Mike so happens woodsmith has a combo router build set of plans - Router Forums
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post #1 of 15 (permalink) Old 12-25-2017, 07:56 PM Thread Starter
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Default Mike so happens woodsmith has a combo router build set of plans

Here is another nice project build from woodsmith latest tv series build now showing in my area.
https://www.woodsmithplans.com/plan/...-router-table/
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post #2 of 15 (permalink) Old 12-26-2017, 12:47 AM
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That's a good design Gary. Basically you use the tall fence for a table when it's rotated. Years ago I made a horizontal table and they can be very useful since you can rout over the top of your piece as well as below so that offers possibilities that only routing below doesn't

There is one VERY important thing to remember if you are routing with a horizontal table and that is that feed direction is reversed when the bit is below the work and should be left to right. If the bit is above the work then you go back to the standard right to left.

Someone I consider a master woodworker once told me that a master woodworker is not someone who never makes mistakes. He is someone who is able to cover them up so that no one can tell.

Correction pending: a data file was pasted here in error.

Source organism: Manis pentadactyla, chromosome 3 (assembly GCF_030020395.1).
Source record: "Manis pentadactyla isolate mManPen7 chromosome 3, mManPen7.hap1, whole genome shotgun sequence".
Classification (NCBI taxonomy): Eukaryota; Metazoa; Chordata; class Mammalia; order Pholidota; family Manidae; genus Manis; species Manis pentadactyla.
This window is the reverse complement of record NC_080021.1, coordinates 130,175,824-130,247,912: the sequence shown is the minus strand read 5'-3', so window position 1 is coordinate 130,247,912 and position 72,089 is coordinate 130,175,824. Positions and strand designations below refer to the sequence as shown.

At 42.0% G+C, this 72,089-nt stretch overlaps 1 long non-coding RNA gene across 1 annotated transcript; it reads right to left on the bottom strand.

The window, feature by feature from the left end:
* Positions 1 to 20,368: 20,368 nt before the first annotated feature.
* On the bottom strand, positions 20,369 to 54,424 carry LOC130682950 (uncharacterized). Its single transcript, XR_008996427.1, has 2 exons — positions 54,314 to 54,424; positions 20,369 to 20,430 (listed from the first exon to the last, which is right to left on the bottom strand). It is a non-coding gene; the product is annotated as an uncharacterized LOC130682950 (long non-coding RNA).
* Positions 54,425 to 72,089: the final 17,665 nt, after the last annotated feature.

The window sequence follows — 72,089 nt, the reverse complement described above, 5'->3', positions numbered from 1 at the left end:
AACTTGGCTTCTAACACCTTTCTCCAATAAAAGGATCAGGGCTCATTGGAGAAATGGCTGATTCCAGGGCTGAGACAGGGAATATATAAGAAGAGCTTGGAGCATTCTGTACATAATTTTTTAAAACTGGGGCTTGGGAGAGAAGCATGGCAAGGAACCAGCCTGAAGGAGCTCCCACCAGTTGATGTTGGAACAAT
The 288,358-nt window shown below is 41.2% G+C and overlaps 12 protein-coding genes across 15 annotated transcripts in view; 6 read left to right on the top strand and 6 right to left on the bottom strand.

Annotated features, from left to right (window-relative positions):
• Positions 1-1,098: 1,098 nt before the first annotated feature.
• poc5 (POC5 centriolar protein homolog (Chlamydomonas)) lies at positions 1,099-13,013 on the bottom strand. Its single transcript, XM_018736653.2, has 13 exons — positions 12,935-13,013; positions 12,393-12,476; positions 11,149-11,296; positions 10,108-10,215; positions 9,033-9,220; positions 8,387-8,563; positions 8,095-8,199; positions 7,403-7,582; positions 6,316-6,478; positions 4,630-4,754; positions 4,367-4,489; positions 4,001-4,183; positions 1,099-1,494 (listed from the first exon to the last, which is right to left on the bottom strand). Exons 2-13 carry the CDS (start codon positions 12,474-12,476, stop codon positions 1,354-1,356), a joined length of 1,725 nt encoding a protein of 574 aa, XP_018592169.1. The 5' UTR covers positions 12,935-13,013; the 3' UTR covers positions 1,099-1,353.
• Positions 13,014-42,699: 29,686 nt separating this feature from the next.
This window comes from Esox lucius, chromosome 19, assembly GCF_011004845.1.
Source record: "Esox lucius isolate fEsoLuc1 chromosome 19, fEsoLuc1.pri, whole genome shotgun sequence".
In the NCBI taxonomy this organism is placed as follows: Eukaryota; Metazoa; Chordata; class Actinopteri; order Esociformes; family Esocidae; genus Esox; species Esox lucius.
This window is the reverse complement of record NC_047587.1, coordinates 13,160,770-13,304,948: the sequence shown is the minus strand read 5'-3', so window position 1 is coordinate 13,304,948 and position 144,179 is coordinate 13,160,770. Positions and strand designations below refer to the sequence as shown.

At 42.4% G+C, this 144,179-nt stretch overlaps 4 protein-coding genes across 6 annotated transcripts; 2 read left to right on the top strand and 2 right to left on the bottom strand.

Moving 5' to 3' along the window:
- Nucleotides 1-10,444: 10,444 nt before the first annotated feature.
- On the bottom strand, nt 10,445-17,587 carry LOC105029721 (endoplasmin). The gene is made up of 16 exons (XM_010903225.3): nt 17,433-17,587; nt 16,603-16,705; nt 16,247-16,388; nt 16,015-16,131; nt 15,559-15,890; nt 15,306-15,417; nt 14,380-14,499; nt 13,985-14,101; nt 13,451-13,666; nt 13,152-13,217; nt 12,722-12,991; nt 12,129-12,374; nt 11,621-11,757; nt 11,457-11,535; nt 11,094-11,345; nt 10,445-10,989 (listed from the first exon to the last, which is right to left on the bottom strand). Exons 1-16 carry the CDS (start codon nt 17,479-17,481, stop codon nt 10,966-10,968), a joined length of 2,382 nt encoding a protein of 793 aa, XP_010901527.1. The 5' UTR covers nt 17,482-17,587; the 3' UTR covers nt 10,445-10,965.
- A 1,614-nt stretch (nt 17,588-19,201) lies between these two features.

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post #3 of 15 (permalink) Old 12-26-2017, 07:02 PM
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It is an interesting idea but the more I looked at it then I cant see why the table gets flipped up, a first glance you could think it was a variable angle arbour buts it's not as regardless of the angle the table is sitting on then cutter is still square to the table and the fence so regardless of how you set it the cutter angle is still the same, Mike is right and the feed direction would get reversed still I will think about this some more and see if I can see why anyone would need to flip a router table 90degs and use the fence as the table instead of use the table itself. It's a lot of work to make the table so it could flip and so far I don't see why I would do that. N
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post #4 of 15 (permalink) Old 12-27-2017, 12:30 AM
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N I used it to make some picture frames. The wife had picked some out at a frame shop that she liked but they were $25 per running foot. I realized they were just a collection of simple curves with a bead at the top. The problem was that it would have been very difficult to rout those unless the profiled part was up and the back was on the table.